Another detainee, Youssef, was detained by U.S. soldiers nearly seven years ago when he tried to enter Afghanistan from neighboring Pakistan without a passport, the report says. He initially was held in an Afghan prison, where he describes "being stripped naked, being intimidated by dogs, being hooded and being thrown against the wall on repeated occasions," the report says.
A few months later, he was taken to the Guantanamo Bay facility, where he was subjected to interrogators who would enter his cell and force him to lie on the floor with his hands tied behind his back to his feet, the report says.
Youssef said the interrogators wanted him to confess of involvement with the Taliban, the report says.
Based on its investigation, the report calls on the U.S. government to issue a formal apology to detainees subject to torture and ill treatment by the military since fall 2001 in Afghanistan, Iraq, Guantanamo Bay and elsewhere.
Former Pres. Bush, VP. Cheney, Rumsfeld Found Guilty Of War Crimes - May 11, 2012
War crimes expert and lawyer Francis Boyle, professor of international law at the University of Illinois College of Law in America, was part of the prosecution team.
After the case he said: "This is the first conviction of these people anywhere in the world."
While the hearing is regarded by some as being purely symbolic, human rights activist Boyle said he was hopeful that Bush and Co could soon find themselves facing similar trials elsewhere in the world.
"We tried three times to get Bush in Canada but were thwarted by the Canadian Government, then we scared Bush out of going to Switzerland. The Spanish attempt failed because of the government there and the same happened in Germany."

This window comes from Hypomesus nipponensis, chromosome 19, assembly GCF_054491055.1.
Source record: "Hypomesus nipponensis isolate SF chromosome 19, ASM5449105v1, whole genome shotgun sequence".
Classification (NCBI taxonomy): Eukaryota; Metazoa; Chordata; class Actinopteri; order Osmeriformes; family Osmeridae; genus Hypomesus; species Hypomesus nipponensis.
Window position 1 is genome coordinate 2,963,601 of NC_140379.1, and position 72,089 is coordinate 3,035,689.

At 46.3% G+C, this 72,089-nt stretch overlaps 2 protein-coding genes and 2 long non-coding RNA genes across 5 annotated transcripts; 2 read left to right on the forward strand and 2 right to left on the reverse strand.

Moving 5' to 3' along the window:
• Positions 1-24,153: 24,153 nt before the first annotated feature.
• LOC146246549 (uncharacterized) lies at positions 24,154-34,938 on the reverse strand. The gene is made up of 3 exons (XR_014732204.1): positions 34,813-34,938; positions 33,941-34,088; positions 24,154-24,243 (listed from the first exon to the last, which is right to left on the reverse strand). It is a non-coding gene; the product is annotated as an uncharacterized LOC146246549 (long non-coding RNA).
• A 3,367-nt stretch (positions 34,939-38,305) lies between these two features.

Boyle then referenced the Nuremberg Charter which was used as the format for the tribunal when asked about the credibility of the initiative in Malaysia. He quoted: "Leaders, organizers, instigators and accomplices participating in the formulation or execution of a common plan or conspiracy to commit war crimes are responsible for all acts performed by any person in execution of such a plan."
The US is subject to customary international law and to the Principles of the Nuremberg Charter said Boyle who also believes the week-long trial was "almost certainly" being monitored closely by both Pentagon and White House officials.
My compliments to the judges and prosecutors of Kuala Lumpur, defenders of civilization. It's a first step, and it will be taken further by others who value civilization until, finally, the most arrogant destructive criminals in the world are locked up.
I bet this doesn't get put in any main stream papers or the BBC, FOX, MSN or any of the many more Government friendly companies. If I was the leader of that country, I would keep a very close eye on any "Visitors" in the future, because when the president of Indonesia failed to support the American war on terrorism, her country was miraculously hit by "Terrorists" (Oh!"!!! What a coincidence!!!!) In fact it could not have been more obvious in the case of Bali that it was done by the Americans, they even sent an American newsman home after he began asking the wrong questions, they might as well have put it on a notice board, and not forgetting the part played by the Australian government. See http://www.youtube.com/watch?v=JbdNZ5NgRLA
this will explain all, and it also gives a bit of info on 9/11, well worth a watch.